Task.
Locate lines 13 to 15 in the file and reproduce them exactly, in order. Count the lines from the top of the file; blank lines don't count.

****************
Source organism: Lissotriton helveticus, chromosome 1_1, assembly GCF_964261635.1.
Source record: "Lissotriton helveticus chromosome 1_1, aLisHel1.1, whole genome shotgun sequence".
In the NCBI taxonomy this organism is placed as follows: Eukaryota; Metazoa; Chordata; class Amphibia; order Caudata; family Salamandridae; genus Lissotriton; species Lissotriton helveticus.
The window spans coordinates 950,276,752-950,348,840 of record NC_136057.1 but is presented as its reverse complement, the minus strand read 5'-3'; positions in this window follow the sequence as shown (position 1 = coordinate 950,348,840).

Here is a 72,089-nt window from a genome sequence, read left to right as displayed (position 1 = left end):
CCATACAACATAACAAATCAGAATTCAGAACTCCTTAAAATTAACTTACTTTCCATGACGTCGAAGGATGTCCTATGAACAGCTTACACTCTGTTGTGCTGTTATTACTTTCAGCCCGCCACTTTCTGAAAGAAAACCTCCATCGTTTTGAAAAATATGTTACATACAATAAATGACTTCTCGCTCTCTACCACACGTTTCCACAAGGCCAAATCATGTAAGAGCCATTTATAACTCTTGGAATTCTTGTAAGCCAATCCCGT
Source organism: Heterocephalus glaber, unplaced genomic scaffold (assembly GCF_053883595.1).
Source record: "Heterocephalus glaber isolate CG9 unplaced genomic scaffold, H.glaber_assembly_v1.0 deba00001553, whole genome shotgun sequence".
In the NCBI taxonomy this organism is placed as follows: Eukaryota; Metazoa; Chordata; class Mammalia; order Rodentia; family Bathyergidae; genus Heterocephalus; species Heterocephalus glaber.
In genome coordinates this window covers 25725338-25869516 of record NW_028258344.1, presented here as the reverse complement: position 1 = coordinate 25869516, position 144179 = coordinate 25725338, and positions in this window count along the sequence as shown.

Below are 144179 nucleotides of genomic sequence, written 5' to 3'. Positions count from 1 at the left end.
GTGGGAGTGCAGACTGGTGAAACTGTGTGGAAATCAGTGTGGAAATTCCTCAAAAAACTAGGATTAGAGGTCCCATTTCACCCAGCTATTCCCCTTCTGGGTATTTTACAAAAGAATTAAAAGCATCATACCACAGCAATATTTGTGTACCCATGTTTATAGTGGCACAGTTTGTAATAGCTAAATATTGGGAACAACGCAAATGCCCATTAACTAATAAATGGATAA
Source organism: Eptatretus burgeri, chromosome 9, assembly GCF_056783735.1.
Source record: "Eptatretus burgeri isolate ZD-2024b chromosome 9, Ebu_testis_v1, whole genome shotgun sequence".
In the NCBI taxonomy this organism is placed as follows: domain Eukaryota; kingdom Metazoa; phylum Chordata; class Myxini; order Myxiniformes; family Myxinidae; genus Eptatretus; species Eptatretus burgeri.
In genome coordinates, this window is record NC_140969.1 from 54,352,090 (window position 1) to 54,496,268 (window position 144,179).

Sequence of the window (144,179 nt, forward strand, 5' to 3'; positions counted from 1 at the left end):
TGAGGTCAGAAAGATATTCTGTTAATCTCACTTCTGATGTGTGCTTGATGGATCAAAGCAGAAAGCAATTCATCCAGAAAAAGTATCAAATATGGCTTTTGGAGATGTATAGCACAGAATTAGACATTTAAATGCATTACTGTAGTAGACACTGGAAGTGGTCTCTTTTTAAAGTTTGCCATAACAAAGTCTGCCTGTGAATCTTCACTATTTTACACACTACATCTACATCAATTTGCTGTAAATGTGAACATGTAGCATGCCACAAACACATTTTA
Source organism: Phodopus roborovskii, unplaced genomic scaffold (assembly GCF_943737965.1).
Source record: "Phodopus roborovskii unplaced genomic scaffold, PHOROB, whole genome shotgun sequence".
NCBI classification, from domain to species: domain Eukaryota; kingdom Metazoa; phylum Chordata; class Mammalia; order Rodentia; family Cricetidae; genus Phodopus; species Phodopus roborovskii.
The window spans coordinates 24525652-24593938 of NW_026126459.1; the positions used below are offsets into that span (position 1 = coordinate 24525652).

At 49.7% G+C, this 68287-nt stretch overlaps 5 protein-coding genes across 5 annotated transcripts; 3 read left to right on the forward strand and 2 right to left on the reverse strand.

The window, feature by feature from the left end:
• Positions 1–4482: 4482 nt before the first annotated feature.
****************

Source organism: Eptatretus burgeri, chromosome 9, assembly GCF_056783735.1.
Source record: "Eptatretus burgeri isolate ZD-2024b chromosome 9, Ebu_testis_v1, whole genome shotgun sequence".
In the NCBI taxonomy this organism is placed as follows: domain Eukaryota; kingdom Metazoa; phylum Chordata; class Myxini; order Myxiniformes; family Myxinidae; genus Eptatretus; species Eptatretus burgeri.